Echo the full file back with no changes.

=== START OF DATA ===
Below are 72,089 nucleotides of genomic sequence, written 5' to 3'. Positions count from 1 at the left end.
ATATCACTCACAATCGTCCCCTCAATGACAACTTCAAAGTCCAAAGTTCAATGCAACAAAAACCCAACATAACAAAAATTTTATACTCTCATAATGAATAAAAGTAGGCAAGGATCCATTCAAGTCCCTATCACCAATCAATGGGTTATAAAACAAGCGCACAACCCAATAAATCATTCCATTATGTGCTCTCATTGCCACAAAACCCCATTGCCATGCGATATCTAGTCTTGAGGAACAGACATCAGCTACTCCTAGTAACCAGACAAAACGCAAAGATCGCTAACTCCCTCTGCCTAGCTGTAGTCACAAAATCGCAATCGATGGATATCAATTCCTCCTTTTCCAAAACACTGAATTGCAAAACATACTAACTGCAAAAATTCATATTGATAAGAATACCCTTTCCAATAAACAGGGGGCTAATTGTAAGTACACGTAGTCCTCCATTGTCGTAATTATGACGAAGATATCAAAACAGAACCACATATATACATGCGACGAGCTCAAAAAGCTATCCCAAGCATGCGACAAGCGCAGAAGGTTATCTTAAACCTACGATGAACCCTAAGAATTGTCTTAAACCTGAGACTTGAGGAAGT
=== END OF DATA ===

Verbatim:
Below are 72,089 nucleotides of genomic sequence, written 5' to 3'. Positions count from 1 at the left end.
ATATCACTCACAATCGTCCCCTCAATGACAACTTCAAAGTCCAAAGTTCAATGCAACAAAAACCCAACATAACAAAAATTTTATACTCTCATAATGAATAAAAGTAGGCAAGGATCCATTCAAGTCCCTATCACCAATCAATGGGTTATAAAACAAGCGCACAACCCAATAAATCATTCCATTATGTGCTCTCATTGCCACAAAACCCCATTGCCATGCGATATCTAGTCTTGAGGAACAGACATCAGCTACTCCTAGTAACCAGACAAAACGCAAAGATCGCTAACTCCCTCTGCCTAGCTGTAGTCACAAAATCGCAATCGATGGATATCAATTCCTCCTTTTCCAAAACACTGAATTGCAAAACATACTAACTGCAAAAATTCATATTGATAAGAATACCCTTTCCAATAAACAGGGGGCTAATTGTAAGTACACGTAGTCCTCCATTGTCGTAATTATGACGAAGATATCAAAACAGAACCACATATATACATGCGACGAGCTCAAAAAGCTATCCCAAGCATGCGACAAGCGCAGAAGGTTATCTTAAACCTACGATGAACCCTAAGAATTGTCTTAAACCTGAGACTTGAGGAAGT